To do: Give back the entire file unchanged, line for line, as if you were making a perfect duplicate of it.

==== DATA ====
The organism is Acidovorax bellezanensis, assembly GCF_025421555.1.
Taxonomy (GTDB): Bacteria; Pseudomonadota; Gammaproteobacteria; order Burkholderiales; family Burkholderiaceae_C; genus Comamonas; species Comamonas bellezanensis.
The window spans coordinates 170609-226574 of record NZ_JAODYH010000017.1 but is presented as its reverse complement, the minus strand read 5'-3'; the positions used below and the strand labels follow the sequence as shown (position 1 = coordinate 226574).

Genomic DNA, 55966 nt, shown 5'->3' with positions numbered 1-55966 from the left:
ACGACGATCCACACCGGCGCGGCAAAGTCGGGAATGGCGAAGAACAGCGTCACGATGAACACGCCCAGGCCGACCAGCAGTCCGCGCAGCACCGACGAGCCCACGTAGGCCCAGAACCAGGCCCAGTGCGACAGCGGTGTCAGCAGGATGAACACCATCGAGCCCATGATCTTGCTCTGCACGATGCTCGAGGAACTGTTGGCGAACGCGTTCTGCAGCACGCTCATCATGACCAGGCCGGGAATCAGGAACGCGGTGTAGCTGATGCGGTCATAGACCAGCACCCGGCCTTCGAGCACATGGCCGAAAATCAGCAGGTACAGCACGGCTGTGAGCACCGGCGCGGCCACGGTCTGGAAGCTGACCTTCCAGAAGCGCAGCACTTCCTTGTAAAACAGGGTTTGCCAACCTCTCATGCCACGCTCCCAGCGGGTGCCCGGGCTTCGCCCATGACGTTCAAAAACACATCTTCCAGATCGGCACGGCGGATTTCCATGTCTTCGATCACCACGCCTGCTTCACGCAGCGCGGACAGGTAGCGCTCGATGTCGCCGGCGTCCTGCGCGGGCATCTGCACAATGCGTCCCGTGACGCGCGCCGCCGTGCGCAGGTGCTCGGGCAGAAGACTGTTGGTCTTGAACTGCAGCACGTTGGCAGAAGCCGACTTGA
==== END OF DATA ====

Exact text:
The organism is Acidovorax bellezanensis, assembly GCF_025421555.1.
Taxonomy (GTDB): Bacteria; Pseudomonadota; Gammaproteobacteria; order Burkholderiales; family Burkholderiaceae_C; genus Comamonas; species Comamonas bellezanensis.
The window spans coordinates 170609-226574 of record NZ_JAODYH010000017.1 but is presented as its reverse complement, the minus strand read 5'-3'; the positions used below and the strand labels follow the sequence as shown (position 1 = coordinate 226574).

Genomic DNA, 55966 nt, shown 5'->3' with positions numbered 1-55966 from the left:
ACGACGATCCACACCGGCGCGGCAAAGTCGGGAATGGCGAAGAACAGCGTCACGATGAACACGCCCAGGCCGACCAGCAGTCCGCGCAGCACCGACGAGCCCACGTAGGCCCAGAACCAGGCCCAGTGCGACAGCGGTGTCAGCAGGATGAACACCATCGAGCCCATGATCTTGCTCTGCACGATGCTCGAGGAACTGTTGGCGAACGCGTTCTGCAGCACGCTCATCATGACCAGGCCGGGAATCAGGAACGCGGTGTAGCTGATGCGGTCATAGACCAGCACCCGGCCTTCGAGCACATGGCCGAAAATCAGCAGGTACAGCACGGCTGTGAGCACCGGCGCGGCCACGGTCTGGAAGCTGACCTTCCAGAAGCGCAGCACTTCCTTGTAAAACAGGGTTTGCCAACCTCTCATGCCACGCTCCCAGCGGGTGCCCGGGCTTCGCCCATGACGTTCAAAAACACATCTTCCAGATCGGCACGGCGGATTTCCATGTCTTCGATCACCACGCCTGCTTCACGCAGCGCGGACAGGTAGCGCTCGATGTCGCCGGCGTCCTGCGCGGGCATCTGCACAATGCGTCCCGTGACGCGCGCCGCCGTGCGCAGGTGCTCGGGCAGAAGACTGTTGGTCTTGAACTGCAGCACGTTGGCAGAAGCCGACTTGA